These cops are back on the beat.
Ridgites and Dyker Heights residents packed the auditorium at Xaverian High School in Bay Ridge on July 31 to learn more about the new neighborhood policing program that debuted in the 68th Precinct on July 16. The police chief who gave attendees an overview of the initiative said it was meant to shift policing priorities from racking up high arrest counts — a cornerstone of the zero-tolerance “broken-windows policing” popularized by former commissioner Bill Bratton in the mid-1990s — towards solving problems within the community.
“We’re not going out and just issuing summons and making arrests — we want these neighborhood coordination officers to mediate the problems that are going on in the neighborhood,” said Chief of Patrol Rodney Harrison.
The program assigns two so-called “neighborhood coordination officers” to each of the precinct’s four sectors, where these officers will focus on solving problems, addressing quality-of-life concerns, and developing relationships with locals by attending community meetings, visiting schools, and following up on past incidents, according to the program website. And in addition to the precinct’s monthly community council meetings, the neighborhood coordination officers will host quarterly “Build the Block” meetings in their sectors, where locals can raise concerns about crime and quality-of-life issues.
The 68th Precinct will also receive an additional 24 police officers — including new graduates from the police academy and others who are re-deployed from other commands — as part of the program, bringing its total number of officers in the precinct to 97, Harrison said. And in addition to the two neighborhood coordination officers assigned to each precinct, half of the precinct’s total number of officers will also be assigned to four-person patrols of each sector, split between morning, afternoon, and night shifts.
Harrison said that neighborhood coordination officers attend a four-day neighborhood policing training course, a four-day mediation course at the New York Peace Institute, a one-day public speaking class, and a two-week criminal investigation course as part of their training. The officers also attend biannual training sessions in de-escalating situations and dealing with emotionally disturbed individuals with all officers citywide, Harrison added.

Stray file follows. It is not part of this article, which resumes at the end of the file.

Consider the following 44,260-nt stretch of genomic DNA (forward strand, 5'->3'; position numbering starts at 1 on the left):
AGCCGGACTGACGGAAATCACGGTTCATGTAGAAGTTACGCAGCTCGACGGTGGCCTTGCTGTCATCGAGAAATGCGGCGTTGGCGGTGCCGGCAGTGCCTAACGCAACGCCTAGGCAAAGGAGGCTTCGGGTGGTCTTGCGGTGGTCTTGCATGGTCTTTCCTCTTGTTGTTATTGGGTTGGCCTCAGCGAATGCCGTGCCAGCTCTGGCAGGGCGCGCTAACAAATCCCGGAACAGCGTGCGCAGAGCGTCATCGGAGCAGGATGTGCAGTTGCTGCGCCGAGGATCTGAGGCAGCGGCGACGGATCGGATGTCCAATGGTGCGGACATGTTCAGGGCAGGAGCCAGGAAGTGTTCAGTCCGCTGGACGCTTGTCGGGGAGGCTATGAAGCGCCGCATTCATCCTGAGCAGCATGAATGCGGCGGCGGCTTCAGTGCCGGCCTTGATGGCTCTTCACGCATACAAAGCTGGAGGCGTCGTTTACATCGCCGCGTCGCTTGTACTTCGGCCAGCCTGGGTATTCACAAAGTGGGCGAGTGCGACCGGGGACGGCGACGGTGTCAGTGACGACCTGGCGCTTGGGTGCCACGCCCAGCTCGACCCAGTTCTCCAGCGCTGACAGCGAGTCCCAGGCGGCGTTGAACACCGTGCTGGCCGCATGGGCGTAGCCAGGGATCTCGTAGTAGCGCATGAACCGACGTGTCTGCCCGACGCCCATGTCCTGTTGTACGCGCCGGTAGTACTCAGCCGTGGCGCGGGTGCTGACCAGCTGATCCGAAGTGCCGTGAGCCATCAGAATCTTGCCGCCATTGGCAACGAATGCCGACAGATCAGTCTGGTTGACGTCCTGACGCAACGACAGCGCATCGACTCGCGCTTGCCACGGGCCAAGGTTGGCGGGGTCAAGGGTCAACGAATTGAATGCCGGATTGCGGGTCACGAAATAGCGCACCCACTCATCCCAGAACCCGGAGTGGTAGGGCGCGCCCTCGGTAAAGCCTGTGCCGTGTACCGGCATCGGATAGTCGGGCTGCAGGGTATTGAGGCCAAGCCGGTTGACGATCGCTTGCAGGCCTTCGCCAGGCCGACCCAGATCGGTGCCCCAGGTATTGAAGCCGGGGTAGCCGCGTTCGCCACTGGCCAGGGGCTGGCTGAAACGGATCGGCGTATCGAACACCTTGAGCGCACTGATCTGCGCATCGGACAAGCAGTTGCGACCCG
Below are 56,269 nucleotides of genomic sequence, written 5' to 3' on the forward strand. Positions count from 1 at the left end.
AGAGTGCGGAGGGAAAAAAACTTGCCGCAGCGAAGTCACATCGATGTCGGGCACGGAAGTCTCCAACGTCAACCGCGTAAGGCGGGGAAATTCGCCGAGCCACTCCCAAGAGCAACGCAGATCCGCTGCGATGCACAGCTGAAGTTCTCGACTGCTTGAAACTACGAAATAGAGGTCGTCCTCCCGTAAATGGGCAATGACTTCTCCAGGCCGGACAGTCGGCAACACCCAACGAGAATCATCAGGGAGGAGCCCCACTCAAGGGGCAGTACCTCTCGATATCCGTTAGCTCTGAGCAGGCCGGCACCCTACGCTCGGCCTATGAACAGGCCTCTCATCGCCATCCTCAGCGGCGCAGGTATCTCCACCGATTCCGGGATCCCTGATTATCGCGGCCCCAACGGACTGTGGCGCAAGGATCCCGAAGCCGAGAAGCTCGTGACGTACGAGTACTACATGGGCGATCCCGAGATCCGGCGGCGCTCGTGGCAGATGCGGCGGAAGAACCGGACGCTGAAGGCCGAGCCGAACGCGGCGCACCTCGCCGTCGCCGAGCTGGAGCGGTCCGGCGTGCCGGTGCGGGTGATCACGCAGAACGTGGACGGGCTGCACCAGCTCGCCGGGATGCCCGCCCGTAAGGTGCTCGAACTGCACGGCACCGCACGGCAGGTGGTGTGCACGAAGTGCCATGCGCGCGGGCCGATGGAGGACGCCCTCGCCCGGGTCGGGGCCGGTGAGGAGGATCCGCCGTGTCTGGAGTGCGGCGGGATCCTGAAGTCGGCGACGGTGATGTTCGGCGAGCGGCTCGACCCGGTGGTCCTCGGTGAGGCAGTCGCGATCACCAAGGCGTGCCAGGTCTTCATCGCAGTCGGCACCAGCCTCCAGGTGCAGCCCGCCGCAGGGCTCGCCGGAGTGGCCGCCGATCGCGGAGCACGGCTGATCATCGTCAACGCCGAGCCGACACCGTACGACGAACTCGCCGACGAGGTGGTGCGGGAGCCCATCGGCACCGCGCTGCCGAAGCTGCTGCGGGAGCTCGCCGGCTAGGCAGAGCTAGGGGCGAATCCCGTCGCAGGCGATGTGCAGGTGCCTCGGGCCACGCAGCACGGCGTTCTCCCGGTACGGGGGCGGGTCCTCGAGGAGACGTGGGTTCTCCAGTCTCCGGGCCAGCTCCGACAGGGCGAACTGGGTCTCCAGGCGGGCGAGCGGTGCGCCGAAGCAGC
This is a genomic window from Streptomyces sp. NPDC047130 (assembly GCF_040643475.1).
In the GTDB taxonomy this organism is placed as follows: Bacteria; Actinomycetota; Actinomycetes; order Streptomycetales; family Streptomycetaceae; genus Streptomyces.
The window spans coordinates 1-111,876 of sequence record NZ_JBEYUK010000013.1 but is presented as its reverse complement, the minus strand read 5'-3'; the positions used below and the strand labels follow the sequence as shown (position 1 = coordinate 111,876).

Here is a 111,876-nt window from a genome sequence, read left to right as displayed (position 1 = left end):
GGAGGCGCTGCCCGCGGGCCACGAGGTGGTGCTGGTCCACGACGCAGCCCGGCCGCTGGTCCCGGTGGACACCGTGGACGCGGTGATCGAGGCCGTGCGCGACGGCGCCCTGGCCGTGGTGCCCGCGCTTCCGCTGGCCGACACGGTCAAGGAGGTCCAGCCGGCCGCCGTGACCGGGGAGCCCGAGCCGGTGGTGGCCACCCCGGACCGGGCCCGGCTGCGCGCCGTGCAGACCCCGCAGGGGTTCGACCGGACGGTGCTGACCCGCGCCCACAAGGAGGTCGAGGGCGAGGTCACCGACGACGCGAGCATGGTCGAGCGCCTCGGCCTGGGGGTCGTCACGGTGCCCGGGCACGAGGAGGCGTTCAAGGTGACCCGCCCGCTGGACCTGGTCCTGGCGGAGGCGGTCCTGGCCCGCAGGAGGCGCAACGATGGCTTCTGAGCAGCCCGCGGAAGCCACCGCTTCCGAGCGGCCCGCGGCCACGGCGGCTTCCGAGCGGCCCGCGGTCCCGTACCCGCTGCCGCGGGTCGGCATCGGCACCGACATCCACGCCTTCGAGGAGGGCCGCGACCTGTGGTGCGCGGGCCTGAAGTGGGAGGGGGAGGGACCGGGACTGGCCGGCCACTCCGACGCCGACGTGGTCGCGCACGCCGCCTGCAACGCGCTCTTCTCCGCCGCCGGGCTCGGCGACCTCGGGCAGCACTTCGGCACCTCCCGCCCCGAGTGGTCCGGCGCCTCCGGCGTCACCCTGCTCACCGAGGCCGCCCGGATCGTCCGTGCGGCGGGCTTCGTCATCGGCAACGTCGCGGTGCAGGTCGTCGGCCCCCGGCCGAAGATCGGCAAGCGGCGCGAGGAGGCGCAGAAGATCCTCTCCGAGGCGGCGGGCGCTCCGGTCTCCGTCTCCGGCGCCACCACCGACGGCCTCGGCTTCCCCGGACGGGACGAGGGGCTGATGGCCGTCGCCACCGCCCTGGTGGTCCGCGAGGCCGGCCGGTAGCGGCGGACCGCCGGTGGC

Councilman Justin Brannan (D–Bay Ridge) told attendees at the July 31 event that he believes the program will help strengthen bonds between police officers and community members.
“I think the neighborhood policing program is really tailor made for neighborhoods like ours, where it’s a tight-knit community and everybody looks out for each other,” Brannan said. “I think it’s going to make a real difference, especially when it comes to quality of life crimes and things like that.”
State Sen. Marty Golden (R–Bay Ridge) — a retired police officer — told attendees that he anticipated the program would be a success because locals already prioritize keeping the community safe and registering their complaints with the precinct.
“I will tell you right now these neighborhood coordination officers will be busy, only because you know how to pick up the phone,” Golden said. “This is something that is real, this is something that is going to work.”
Statistics show that there is little crime overall in the 68th Precinct, and that crime in the precinct has dropped by 18 percent over the past two years.
The city first launched the neighborhood policing program in May 2015, and aims to bring it to all precincts citywide by the end of this year. The program rolled out in the nearby 62nd Precinct — encompassing Bath Beach and Bensonhurst — in May.
Sergeant Gerard Iucci
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